Sometimes a better option than redesign is to Optimise Your Site. This yes involves SEO (otherwise I wouldn’t be writing this blog), but more so it involves some fundamental changes to the site structure and climate. This means that you can adapt your current site to your current situation, at a much lower cost than a redesign. Ok I confess the tweaks to yoursite maybe in the design and templating you use… but its more so to do with optimising and speeding up your codebase, your images and most importantly your copy!

So make your content sell your products & services, make copy your salesman today!

Should I out link? I’ve heard out linking is like leaking authority from my site… for FREE!!

This is one of my favourite question at the moment, and i’m asked it many many times a week. Think about it there is nothing more natural thank Linking Out. Look at the Internet, think about if there was never any links… there would be no Internet. “the Internet consists of inter-linked hypertext documents and other resources”[1]. Without linking out it appears as though you have chosen to isolate yourself from the world.

If you read some of my other blogs you will notice my lack of concentration on authority. So tackling the next part of the question is a little harder for me. However, in my opinion a link is a way of allowing your readers to get more information on a particular subject. Looking a little further into this question I believe that if you link out, people will link to you but if your site / articles have zero links then people probably won’t link to you. So you should LOL: Link Out Loud.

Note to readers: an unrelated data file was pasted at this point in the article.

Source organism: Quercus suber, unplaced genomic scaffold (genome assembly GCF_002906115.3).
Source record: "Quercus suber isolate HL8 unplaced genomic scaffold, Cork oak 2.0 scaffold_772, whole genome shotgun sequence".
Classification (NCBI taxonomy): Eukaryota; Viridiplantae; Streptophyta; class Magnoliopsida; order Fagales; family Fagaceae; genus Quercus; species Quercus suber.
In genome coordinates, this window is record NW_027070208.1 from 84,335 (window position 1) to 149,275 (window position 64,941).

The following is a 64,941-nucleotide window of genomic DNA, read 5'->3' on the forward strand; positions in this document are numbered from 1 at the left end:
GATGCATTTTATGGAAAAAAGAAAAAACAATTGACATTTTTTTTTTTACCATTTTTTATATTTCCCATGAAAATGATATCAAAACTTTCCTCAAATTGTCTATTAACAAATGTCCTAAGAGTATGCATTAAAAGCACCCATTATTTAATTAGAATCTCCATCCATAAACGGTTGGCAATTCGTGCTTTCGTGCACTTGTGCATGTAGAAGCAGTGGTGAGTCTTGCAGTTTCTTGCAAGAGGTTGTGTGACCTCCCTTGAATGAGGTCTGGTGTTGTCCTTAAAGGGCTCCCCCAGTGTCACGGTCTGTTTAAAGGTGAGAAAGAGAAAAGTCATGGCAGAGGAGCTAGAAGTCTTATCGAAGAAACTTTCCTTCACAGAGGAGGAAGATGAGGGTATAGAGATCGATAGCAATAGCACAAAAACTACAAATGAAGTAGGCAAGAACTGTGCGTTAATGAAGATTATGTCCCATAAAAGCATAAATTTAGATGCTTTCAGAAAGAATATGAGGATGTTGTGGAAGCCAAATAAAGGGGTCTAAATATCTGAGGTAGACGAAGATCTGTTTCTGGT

After my pages are “SEO’d” how long would it b before search engines re-index them?

Honestly there is no set time. It depends on your site and its attributes (internal and external). Generally it can take a few days but i’ve found for some sites it can be a few hours or it can be upto 6 weeks.

How effective can SEO be?

Again this isn’t such an easy question. If your SEO is performed on a regular basis by someone whom is truly knowledgeable and not just someone who has read about SEO then the results can be very very dramatic. Not just in terms of visitors to your site but also in revenue from your site, if done correctly. If your site is SEO’d by someone not so “expert” then you are likely to find it has no effect, and in some cases can damage your seo.

How many keywords/phrases should I target?

This is another question that is hard to answer, not least because every page is different. I’ve found in some cases zero keywords is the best option, but in some cases upto 10 are required. As a general rule however, I suggest anywhere between 2 and 6 will help. Keywords / phrases are special little things, what you must do over time is play with them and find which keywords for which page best suit, any good SEO will be able to find a few good words for each page without much effort, but perfecting them takes time and expertise.